In Full Bloom
Amy Yasmine gets a lesson in history at The Bloomsbury, whose very own feminist past gets an unexpected bourgeoise makeover.
To say that London is a city full of surprises is an understatement. At every turn and corner, something unexpected awaits. It’s a happenstance that I’ve somewhat grown accustomed to, having spent nearly most of my formative years growing up in the city itself. Despite my thinking of having already discovered all London has to offer, I found myself rediscovering all which I thought I once knew, at The Bloomsbury Hotel.
Tucked away in a quiet alley on Great Russell Street, The Bloomsbury is located in London’s literary heartland. It’s a prime address whose parameters were once dominated by the greatest writers in history—E.M. Forster, Lytton Strachey, John Maynard Keynes, and Virginia Woolf—all who were known collectively as the Bloomsbury Set. Indeed, it was this illustrious group of intellects that inspired the Grade II–listed building-turned-hotel. Step inside and you’ll soon discover 36 original masterpieces by illustrator Luke Edward Hall paying homage to literary icons, while restaurants and bars take on the period’s famed novels to new epicurean heights.
But for all its novel accouterments, it is the landmark building’s own storied heritage that sets itself apart from the rest. Unabashedly feministic, the hotel’s history kicked off in October 1923 when a former national general secretary of the Australian Young Women’s Christian Association was concerned to find that there were no provisions for club life in London. This apprehension eventually culminated in a fundraising campaign, propelled further by signs plastered across the city. Six years and many donations later, Her Majesty Queen Mary laid the first stone on 12th June 1929, and within two years, the building was complete. As the laying foundations of The Bloomsbury began to blossom, so did the emancipation of women.
A NEW CHAPTER
By the mid-1990s, the upkeep of the YWCA was hard to maintain, and the Lutyens-designed building went up for sale. But leave it to Irish group Doyle Hotels to bring new life to the heritage landmark. Formerly known as Jurys Great Russell Street, the hotel did more to attract the corporate crowd than it did with the jet-set. Walking through the newly revamped hotel’s spruced-up corridors, I was immediately taken aback by its rich velvet interiors, cleverly juxtaposed against panoramic wallpapers and pops of red and turquoise. Opposite the reception nook, a fireplace crackled, as fabulous guests sat in an intimate discussion.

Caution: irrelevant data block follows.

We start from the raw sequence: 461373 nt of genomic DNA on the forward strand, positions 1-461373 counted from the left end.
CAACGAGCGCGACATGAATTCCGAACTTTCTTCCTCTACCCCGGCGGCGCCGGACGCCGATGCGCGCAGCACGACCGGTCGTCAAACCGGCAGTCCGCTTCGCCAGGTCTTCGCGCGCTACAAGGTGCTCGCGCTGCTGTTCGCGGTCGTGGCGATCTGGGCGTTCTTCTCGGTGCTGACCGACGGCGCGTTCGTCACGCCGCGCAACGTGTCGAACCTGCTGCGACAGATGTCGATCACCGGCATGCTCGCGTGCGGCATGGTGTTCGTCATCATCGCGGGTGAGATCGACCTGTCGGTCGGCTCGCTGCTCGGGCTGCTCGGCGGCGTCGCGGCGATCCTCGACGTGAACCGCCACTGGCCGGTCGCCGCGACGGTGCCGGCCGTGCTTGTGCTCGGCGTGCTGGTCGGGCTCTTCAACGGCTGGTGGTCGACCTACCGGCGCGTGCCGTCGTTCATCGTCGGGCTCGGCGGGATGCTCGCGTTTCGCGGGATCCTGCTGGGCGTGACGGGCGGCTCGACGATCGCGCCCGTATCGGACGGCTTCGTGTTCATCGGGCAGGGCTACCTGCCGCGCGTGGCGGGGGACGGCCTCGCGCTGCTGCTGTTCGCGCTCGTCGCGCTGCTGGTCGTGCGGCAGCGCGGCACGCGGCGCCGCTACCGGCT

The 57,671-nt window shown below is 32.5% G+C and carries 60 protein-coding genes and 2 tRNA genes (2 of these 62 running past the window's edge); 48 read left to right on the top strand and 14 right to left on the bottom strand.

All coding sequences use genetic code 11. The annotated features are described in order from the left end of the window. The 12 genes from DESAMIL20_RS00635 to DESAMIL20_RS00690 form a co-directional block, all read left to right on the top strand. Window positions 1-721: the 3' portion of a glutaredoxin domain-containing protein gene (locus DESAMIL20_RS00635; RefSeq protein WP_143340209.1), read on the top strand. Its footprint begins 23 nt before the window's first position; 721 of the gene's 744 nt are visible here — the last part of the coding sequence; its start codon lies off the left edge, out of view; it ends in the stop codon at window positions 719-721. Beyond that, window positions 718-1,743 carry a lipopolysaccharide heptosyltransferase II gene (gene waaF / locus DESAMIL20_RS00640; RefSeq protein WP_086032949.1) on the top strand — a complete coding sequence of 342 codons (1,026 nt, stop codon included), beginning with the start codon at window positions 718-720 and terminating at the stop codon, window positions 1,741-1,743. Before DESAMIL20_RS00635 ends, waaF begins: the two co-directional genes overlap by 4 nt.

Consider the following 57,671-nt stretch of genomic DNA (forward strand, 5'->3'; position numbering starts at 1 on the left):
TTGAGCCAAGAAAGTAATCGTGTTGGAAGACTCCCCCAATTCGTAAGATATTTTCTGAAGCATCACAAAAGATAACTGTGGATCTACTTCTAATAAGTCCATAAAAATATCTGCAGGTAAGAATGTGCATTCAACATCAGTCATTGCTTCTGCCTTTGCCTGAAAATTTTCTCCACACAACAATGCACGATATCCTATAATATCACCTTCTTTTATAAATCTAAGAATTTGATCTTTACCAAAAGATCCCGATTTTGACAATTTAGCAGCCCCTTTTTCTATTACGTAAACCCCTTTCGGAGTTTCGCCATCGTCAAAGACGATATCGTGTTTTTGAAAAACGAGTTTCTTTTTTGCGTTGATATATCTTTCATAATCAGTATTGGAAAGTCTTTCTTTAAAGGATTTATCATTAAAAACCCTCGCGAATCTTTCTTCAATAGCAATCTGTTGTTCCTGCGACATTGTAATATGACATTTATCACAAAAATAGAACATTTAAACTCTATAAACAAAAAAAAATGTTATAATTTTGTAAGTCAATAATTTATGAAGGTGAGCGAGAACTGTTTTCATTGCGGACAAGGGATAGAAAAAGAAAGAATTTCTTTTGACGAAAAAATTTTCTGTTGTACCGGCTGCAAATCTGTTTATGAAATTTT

It certainly was a far cry from its former glory, punctuated even further by its polished eclecticism. Case in point, the Luxury Studio Suite, which with its Michaelis Boyd upholstery and Colefax wallpaper, seemed to have popped out of a nouveau Wes Anderson film. Space was most certainly not an issue here, as the entire room was able to fit a generous study, a snug kitchenette, a plush seating area, and perhaps its pièce de résistance, an expansive marble bathroom with free-standing clawfoot tub.
Nothing says “Gin O’Clock” more than the hotel’s Coral Room bar. Here, is where the hotel’s magic is brought to life. Designed with the bougie scholar in mind by Martin Brudnizki, five chandeliers crafted from Venetian Murano glass balls screamed opulence to the nth degree while sunset-pink walls were made for a highly instagrammable setting.
After an indulgent start to the evening, I decided to retreat myself to the hotel’s al fresco Dalloway Terrace, decked with French bistro chairs and candle-lit tables along with rich faux fur throws and climbing flowers. As for a feast, its vast selection of British favourites were all excellently done up, like crispy fish and chips or traditional rabbit stew. Vegetarians would do well to consider its mushroom risotto with just the right amount of creaminess.
About a few courses in and half a bottle of wine through, it wouldn’t be wrong to imagine yourself mingling with the original Bloomsbury Set. A novel yet a fitting idea, because at The Bloomsbury, “suite” dreams really do come true.
The Bloomsbury Hotel, London, United Kingdom. Tel: +44 20 7347 1000. www.doylecollection.com